The research looks at how the the 3D structure of a flower helps guide hawkmoths towards nectar. Scents and sight can guide a pollinator, but to what extent does the physical form aid a visitor? Campos et al. compared trumpet-shaped flowers against flatter flowers. There’s quite a few ideas of how the mechanical properties of a flower work with pollinators. There’s the shape, and also the internal structure such as grooves in the interior that can act as guides. What is significant and what is not?
The Campos paper is novel because they have found a way to control for these features. Actually finding flowers with all the relevant factors controlled for would either be near impossible or else very impossible. Instead the team printed them.
I hadn’t thought at all about 3D printing for Botany, until I listened to to documentary on 3D Bioprinting, a couple of weeks ago (BBC Radio, available worldwide). In fact flowers seem to be just one of many things that botanists could use 3D printing for.
The ‘flowers’ look very minimalist interpretations of flowers, so people who know more about the mechanics of flowers than me can debate to what extent the approximation is useful. In many ways the simplistic shapes give very clear parameters that can be tested. Another feature is that they’re monochrome. This is because of the limitations of 3D printing. The shapes are built from layers of plastic and each layer has its own colour, so it may well be a limitation for a while yet.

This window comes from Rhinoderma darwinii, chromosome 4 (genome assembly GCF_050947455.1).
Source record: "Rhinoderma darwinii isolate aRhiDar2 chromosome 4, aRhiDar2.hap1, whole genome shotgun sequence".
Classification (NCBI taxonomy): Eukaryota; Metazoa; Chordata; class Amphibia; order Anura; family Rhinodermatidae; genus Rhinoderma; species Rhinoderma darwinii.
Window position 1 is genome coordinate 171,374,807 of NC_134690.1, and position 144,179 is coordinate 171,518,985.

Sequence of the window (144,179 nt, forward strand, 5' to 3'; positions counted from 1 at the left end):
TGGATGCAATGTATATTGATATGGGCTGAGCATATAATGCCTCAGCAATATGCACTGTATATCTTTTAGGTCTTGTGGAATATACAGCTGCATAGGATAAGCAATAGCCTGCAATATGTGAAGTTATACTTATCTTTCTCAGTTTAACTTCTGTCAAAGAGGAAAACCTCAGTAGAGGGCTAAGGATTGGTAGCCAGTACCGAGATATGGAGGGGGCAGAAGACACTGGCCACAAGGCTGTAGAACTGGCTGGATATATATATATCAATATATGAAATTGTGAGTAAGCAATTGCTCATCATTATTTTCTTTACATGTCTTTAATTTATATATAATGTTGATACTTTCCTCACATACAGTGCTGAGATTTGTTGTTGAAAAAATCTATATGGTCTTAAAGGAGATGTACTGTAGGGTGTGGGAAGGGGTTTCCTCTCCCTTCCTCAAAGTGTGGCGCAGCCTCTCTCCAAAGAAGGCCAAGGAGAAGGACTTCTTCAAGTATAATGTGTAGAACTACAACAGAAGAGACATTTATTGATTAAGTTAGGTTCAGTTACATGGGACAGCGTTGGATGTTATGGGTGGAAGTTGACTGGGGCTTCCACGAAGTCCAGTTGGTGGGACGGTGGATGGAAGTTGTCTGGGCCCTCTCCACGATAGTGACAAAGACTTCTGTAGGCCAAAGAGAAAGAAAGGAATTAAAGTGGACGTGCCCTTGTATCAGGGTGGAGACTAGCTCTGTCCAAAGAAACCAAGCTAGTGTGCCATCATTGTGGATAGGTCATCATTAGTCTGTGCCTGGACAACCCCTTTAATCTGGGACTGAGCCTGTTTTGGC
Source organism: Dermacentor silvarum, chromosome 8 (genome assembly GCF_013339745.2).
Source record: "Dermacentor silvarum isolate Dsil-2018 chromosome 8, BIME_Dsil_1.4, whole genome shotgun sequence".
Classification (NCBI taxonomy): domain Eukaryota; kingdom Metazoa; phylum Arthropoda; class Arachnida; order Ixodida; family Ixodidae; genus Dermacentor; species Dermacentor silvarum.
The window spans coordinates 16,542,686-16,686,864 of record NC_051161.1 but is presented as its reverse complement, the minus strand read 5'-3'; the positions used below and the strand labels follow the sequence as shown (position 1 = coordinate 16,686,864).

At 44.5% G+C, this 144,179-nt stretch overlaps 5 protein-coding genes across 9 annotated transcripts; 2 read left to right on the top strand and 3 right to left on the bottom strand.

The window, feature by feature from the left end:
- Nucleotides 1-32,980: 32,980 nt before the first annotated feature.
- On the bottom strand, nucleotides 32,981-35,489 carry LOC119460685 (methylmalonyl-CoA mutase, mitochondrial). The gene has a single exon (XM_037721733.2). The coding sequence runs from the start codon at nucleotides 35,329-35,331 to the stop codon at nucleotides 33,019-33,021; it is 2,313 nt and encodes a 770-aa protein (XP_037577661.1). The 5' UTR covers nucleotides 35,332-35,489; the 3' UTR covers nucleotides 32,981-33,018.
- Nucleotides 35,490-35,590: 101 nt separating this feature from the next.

As well as demonstrating that botanists can make physical structures and vary them to test hypotheses, 3D printing also bodes well for replication. A factor in replicating experiments is the equipment. How trumpet-shaped is trumpet shape? Having a stored plan means that other scientists could download and run their own variations on published experiments.
I’m now wondering what could happen if you could combine TreeSketch with 3D Printing.
Campos E.O., Bradshaw Jr H.D. & Daniel T.L. (2015). Shape matters: corolla curvature improves nectar discovery in the hawkmoth Manduca sexta, Functional Ecology, 29 (4) 462-468. DOI: 10.1111/1365-2435.12378